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The Social Psychology of Political Elites

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This project formed one strand of Meg Russell's 3-year ESRC-funded Fellowship.

This is the most exploratory, and the most innovative, element of the Fellowship. It sought to build interdisciplinary links to see whether new and more accurate theories can be developed to explain the behaviour of political elites, and parliamentarians in particular. At present "behaviouralism" in legislative studies, and in political science more broadly, is heavily influenced by "rational choice". But rational choice models often bear little resemblance to the understanding of the world held by those who have been close to the policy process, and their predictive powers can be weak. Meanwhile, since behavioralism developed in the mid-20th century, social psychologists have built and refined their own explanations of human behaviour. Their findings demonstrate that human beings do not always act "rationally", and indeed when in social situations may behave more as group members than as individuals. As politics is innately a collective pursuit, and generally structured through groups, these results could bring important insights into the study of political institutions.

The project sought to develop new theoretical approaches, by drawing from the literature on social/political psychology and related disciplines. It also sought to build links with academics working in these disciplines with a view to future publications and joint research.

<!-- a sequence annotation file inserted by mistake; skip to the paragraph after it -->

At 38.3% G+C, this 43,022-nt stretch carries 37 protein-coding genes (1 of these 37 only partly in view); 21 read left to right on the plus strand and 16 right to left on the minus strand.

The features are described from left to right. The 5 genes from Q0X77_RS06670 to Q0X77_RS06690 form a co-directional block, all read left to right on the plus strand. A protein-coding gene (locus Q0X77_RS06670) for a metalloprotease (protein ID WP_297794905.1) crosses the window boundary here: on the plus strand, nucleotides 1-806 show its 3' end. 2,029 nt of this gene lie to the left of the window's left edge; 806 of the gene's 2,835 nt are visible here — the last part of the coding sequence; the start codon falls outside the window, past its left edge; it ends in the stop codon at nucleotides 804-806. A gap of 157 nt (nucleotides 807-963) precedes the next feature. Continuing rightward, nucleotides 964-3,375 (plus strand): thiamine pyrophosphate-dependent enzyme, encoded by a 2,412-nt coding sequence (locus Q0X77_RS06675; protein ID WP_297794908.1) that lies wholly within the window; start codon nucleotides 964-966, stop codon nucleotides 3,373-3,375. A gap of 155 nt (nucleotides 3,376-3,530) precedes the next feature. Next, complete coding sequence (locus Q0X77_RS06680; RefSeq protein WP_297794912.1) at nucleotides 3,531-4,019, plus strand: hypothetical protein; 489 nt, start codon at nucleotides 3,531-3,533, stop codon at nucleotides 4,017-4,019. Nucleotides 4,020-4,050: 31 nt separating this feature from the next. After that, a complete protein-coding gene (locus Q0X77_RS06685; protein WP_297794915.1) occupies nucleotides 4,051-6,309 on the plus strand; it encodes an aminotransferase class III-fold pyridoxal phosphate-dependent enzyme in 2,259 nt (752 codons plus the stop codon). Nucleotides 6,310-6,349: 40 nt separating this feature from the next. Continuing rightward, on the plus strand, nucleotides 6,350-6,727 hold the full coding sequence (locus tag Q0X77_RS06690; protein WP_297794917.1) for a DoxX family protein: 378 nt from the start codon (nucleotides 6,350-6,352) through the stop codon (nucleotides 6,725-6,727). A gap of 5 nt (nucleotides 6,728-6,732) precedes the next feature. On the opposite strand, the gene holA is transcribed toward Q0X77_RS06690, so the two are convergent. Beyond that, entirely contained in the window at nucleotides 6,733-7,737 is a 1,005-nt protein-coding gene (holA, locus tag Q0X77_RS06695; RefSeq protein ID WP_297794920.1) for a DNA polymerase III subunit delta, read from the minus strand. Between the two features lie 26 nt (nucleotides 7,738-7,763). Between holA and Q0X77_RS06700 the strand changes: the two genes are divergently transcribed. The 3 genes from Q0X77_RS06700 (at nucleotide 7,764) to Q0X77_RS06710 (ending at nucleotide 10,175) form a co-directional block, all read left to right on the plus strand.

Any academics working in related fields who are interested in this work, and in building research collaborations, are invited to contact the researchers (see below).

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“The precious centre of our Parliamentary democracy”: Commons governance after the Clerk appointment affair

Mon, 01 Sep 2014 09:00:52 +0000

Barry K Winetrobe examines the current controversy over the appointment of a new Clerk of the House of Commons, and the lessons it has for the better management and governance of the House. It is exactly a year since I posted a piece on this blog on how the Commons could use the Government defeat […]

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Lords appointments urgently need reforming: but how?

Thu, 14 Aug 2014 10:00:37 +0000

The appointment of new peers last week has pushed the size of the Lords to its greatest since it was last reformed in 1999. Meg Russell highlights the issues behind having such a large and ‘unruly’ Upper House and argues the situation has now reached crisis point. Reform to both allow existing peers to depart […]

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The Lords Leader and Cabinet controversies

Tue, 05 Aug 2014 11:30:11 +0000

The Prime Minister has angered peers by appointing Baroness Stowell as Leader of the House of Lords without appointing her to the Cabinet. In a scathing debate last Monday David Cameron was criticised for diminishing the status of the Lords Leader, and thus the chamber itself. Meg Russell and Robert Hazell highlight that the row, and […]

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Meg Russell's new book, The Contemporary House of Lords:
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